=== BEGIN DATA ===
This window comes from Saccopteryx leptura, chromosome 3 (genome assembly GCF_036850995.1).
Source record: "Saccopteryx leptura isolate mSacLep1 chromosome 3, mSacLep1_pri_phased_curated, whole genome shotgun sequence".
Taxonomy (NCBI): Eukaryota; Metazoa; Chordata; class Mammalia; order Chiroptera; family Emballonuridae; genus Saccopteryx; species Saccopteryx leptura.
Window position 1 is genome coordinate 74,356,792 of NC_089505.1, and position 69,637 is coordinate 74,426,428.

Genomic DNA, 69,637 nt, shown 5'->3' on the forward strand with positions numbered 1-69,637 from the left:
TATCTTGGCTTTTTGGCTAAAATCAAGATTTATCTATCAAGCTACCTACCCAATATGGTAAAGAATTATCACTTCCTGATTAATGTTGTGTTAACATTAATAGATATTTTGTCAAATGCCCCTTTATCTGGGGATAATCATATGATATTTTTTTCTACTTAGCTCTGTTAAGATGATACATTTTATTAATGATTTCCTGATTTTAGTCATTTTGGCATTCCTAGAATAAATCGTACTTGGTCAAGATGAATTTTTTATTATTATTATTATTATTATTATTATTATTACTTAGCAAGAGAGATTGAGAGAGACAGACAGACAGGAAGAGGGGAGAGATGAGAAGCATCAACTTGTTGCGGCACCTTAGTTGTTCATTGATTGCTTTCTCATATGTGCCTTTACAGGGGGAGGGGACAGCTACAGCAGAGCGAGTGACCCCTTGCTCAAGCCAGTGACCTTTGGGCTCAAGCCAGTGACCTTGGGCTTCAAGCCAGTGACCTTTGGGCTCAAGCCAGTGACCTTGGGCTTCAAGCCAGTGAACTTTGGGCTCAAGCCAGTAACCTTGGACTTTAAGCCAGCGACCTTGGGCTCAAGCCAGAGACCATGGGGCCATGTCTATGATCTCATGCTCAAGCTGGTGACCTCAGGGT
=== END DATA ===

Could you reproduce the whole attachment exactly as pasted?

This window comes from Saccopteryx leptura, chromosome 3 (genome assembly GCF_036850995.1).
Source record: "Saccopteryx leptura isolate mSacLep1 chromosome 3, mSacLep1_pri_phased_curated, whole genome shotgun sequence".
Taxonomy (NCBI): Eukaryota; Metazoa; Chordata; class Mammalia; order Chiroptera; family Emballonuridae; genus Saccopteryx; species Saccopteryx leptura.
Window position 1 is genome coordinate 74,356,792 of NC_089505.1, and position 69,637 is coordinate 74,426,428.

Genomic DNA, 69,637 nt, shown 5'->3' on the forward strand with positions numbered 1-69,637 from the left:
TATCTTGGCTTTTTGGCTAAAATCAAGATTTATCTATCAAGCTACCTACCCAATATGGTAAAGAATTATCACTTCCTGATTAATGTTGTGTTAACATTAATAGATATTTTGTCAAATGCCCCTTTATCTGGGGATAATCATATGATATTTTTTTCTACTTAGCTCTGTTAAGATGATACATTTTATTAATGATTTCCTGATTTTAGTCATTTTGGCATTCCTAGAATAAATCGTACTTGGTCAAGATGAATTTTTTATTATTATTATTATTATTATTATTATTATTACTTAGCAAGAGAGATTGAGAGAGACAGACAGACAGGAAGAGGGGAGAGATGAGAAGCATCAACTTGTTGCGGCACCTTAGTTGTTCATTGATTGCTTTCTCATATGTGCCTTTACAGGGGGAGGGGACAGCTACAGCAGAGCGAGTGACCCCTTGCTCAAGCCAGTGACCTTTGGGCTCAAGCCAGTGACCTTGGGCTTCAAGCCAGTGACCTTTGGGCTCAAGCCAGTGACCTTGGGCTTCAAGCCAGTGAACTTTGGGCTCAAGCCAGTAACCTTGGACTTTAAGCCAGCGACCTTGGGCTCAAGCCAGAGACCATGGGGCCATGTCTATGATCTCATGCTCAAGCTGGTGACCTCAGGGT